A steadier greenback bolstered Treasuries yesterday, but $500 million in bid lists tempered the advance of municipals.
"We want to do better but the bid list are just kind of holding us back," a municipal trader said.
"The tone is better, but activity wise it's almost nil," a second municipal trader said.
Mutual funds accounted for most of the selling,: apparently spurred by municipals' richness to Treasuries, a third trader "They're going to taxables," he said.
The first trader added that while a mistake in the Treasury market could be weathered with minor pain, a similar, one in the municipal market could prove significantly more injurious given the illiquidity of municipals.
He characterized tax-exempts' plight as "the inability to be wrong and walk away with [a] bruise."
Dollar bonds were quoted up 1/4 point yesterday, while high-grades were unchanged. Secondary activity was light.
In debt futures, the September municipal contract settled up nearly 3/4 point at 91 2/32s.
Yesterday's September MOB spread was negative 402, compared to negative 386 on Tuesday. The 30-year Treasury bond closed up more than a point to yield 7.39% as the dollar closed higher at 101 Japanese yen.
In negotiated action yesterday, a Smith Barney group priced $430.6 million New York City Industrial Development Agency special facilities revenue bonds.
Proceeds will be used for a 10-gate terminal at John F. Kennedy International Airport. Four airlines, Lufthansa German Airlines, Air France, Japan Airlines and Korean Air Lines will occupy the site.
The offering, which is subject to the alternative minimum tax, contained serial bonds priced to yield from 5.25% in 1999 to 6.20% in 2009. A 2015 term, containing $95.7 million, was priced at 95.468 to yield 6.40%. A 2019 term, containing $85 million, was priced at 94.496 to return 6.45%. A 2024 term, containing $140 million, was pegged at 95.103 to yield 6.50%.
At the restructuring, a 2019 maturity was created from a portion of the 2024 maturity's original total.
Moody's Investors Service and Standard & Poor's Corp. rate the offering A, while Fitch Investors Service assigns an A-minus rating.
"I did not participate," one New York portfolio manager said. "I think the deal did well because of the new name syndrome, and just given the credit, that wasn't enough to convince me," she said.
The portfolio manager cited the inability to re-let the gates in the event that the four airlines slated to use the terminal should renege. She could not justify a purchase relative to "other yield opportunities and credit stories in the state."
A source familiar with offering said that while the portfolio manager was correct, such a scenario was unlikely because it would require all four users to walk away.
Also yesterday, a PaineWebber Inc. group tentatively priced a $220 million Santa Clara Valley Water District, Calif., deal.
The offering consisted of $150 million FGIC-insured refunding and improvement certificates of participation, flood control projects series 1994A.
Serial bonds were priced to yield from 4.25% in 1996 to 5.90% in 2008. A 2015 term, containing $42 million, was priced at 97.689 to yield 6.20%. A 2024 term, containing $52.8 million, was priced at 95.995 to yield 6.30%. A 1995 maturity was done as a sealed bid.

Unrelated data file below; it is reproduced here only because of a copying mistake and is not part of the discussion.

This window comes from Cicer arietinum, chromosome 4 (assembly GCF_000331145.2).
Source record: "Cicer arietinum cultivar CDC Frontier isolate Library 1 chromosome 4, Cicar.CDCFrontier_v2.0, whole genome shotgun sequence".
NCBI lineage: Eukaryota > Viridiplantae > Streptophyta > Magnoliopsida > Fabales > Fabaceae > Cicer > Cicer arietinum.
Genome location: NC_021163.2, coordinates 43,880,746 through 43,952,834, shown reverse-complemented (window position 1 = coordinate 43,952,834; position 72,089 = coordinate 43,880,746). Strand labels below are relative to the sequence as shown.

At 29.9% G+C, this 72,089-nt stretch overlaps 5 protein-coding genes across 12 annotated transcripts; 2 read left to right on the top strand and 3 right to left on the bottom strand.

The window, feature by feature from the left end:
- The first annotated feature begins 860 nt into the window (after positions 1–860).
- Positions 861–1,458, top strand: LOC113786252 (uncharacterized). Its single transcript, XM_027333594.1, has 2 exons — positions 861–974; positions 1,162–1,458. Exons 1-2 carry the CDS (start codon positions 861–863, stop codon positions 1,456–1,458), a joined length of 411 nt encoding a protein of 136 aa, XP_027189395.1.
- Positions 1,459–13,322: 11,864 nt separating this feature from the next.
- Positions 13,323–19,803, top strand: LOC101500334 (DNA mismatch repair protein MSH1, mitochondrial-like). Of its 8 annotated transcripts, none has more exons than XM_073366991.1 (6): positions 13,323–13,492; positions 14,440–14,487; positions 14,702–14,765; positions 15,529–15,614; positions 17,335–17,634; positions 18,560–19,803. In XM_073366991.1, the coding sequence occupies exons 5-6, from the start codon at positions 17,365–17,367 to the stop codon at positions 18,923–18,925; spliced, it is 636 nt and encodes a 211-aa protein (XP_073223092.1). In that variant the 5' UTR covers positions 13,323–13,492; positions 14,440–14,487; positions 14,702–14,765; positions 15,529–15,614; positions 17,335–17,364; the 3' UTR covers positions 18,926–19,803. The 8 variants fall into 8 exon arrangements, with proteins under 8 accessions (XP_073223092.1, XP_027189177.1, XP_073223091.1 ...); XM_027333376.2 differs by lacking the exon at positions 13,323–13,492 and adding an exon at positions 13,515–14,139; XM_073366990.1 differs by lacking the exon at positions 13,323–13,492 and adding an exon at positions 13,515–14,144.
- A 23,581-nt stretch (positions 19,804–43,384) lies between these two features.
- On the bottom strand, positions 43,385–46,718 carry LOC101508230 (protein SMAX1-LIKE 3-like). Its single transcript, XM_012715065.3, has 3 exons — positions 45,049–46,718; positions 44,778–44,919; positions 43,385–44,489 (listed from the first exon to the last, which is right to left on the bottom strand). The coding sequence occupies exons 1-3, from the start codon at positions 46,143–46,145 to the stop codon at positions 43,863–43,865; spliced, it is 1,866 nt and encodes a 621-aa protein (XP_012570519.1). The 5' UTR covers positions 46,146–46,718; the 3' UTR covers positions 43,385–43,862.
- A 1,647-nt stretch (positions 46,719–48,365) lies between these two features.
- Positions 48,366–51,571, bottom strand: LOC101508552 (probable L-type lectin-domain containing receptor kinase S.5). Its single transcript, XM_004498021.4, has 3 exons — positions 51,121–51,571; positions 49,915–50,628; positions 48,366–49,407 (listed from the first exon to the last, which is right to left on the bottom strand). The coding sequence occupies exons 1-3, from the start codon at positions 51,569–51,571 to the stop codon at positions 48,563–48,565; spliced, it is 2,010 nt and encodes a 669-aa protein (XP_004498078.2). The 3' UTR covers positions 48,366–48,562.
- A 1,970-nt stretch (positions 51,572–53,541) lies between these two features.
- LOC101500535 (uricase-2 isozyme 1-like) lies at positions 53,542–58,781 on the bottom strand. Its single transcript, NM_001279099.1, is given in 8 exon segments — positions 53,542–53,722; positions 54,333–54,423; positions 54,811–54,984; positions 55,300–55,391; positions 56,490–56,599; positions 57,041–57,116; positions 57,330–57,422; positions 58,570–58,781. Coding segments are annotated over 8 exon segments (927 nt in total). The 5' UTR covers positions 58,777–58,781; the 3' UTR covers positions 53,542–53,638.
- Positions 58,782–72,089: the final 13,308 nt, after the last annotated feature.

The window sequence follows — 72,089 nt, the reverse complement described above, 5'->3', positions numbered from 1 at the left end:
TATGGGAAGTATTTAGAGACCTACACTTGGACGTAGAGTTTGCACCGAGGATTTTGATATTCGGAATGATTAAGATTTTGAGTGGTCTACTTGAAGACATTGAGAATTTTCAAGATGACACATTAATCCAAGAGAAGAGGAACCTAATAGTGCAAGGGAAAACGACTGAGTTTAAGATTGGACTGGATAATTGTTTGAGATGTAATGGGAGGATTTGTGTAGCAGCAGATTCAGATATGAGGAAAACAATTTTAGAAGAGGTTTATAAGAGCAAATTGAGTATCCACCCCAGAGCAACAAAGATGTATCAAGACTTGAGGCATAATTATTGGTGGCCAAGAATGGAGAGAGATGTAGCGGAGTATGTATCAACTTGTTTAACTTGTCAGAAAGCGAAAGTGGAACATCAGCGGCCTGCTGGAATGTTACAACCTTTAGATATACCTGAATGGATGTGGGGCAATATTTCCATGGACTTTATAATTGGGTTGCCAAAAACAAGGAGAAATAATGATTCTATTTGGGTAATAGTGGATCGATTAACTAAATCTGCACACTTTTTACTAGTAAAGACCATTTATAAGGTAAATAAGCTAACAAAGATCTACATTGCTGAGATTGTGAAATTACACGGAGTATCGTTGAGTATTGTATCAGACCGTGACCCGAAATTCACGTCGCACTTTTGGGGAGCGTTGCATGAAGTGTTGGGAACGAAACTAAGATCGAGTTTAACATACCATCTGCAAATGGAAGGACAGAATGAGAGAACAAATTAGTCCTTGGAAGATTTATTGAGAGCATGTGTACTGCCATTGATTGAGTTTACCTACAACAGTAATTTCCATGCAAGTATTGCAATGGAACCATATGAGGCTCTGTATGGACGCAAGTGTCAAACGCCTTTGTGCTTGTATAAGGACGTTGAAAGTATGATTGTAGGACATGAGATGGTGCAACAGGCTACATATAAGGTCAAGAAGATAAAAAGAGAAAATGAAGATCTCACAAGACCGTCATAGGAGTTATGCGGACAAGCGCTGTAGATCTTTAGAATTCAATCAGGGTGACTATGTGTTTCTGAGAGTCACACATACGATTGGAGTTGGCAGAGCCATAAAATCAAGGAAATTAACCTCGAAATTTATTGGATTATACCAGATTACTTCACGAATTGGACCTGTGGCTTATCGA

The certificates received underlying ratings of A1 from Moody's and AA from Standard & Poor's. They are callable beginning Feb. 1,2004 at 102, declining to par in 2006.
The deal also contained $70 million water utility system revenue bonds series 1994A. Serial bonds were priced to yield from 4.30% in 1996 to 5.50% in 2004. A 1995 maturity was done as a sealed bid. Moody's rates the offering Aa, while Standard & Poor's rates it AA-minus. The bonds are noncallable.
Detroit sold $60 million of limited tax GO tax anticipation notes yesterday in a deal led by Lehman Brothers. The notes were sold in two series, with a 3% yield on $40 million of notes maturing Dec. 1, and a 3.60% yield on $20 million of notes maturing May 1.
J. Edward Hannan, executive assistant director of Detroit's finance department, said the notes were "very well received."
"There was no difficulty selling [the notes]," he said. "The name' Detroit' seemed to go very well."
Hannan said the yield on the Dec. 1 note series was lowered to 3% from 3.1% after the issue was repriced. A letter of credit from NBD Bank earned the notes a MIG-1 rating from Moody's and a SP1-plus rating from Standard & Poor's.
Detroit will use the proceeds from the cash-flow borrowing to make a $52 million payment to its pension funds by the end of the month.
In competitive action yesterday, a Merrill Lynch & Co. group won $99.9 million Dallas, Tex., limited tax general obligation bonds, bidding a net interest cost of 5.6058%. Serial bonds were reoffered to yield from 4.25% in 1996 to 6% in 2014. Bonds in 1995, 2004 and 2009 to 2011 were not reoffered.
In other news, the 30-day visible supply of municipal bonds for today totals $3.87 billion, up $228.5 million from yesterday. That comprises $1.074 billion of competitive bonds, down $22.9 million from yesterday, and $2.798 billion of negotiated bonds, up 251.3 million from yesterday.
Standard & Poor's Blue List rose $111.3 million yesterday to $2.23 billion.
Karen Pierog contributed to this column.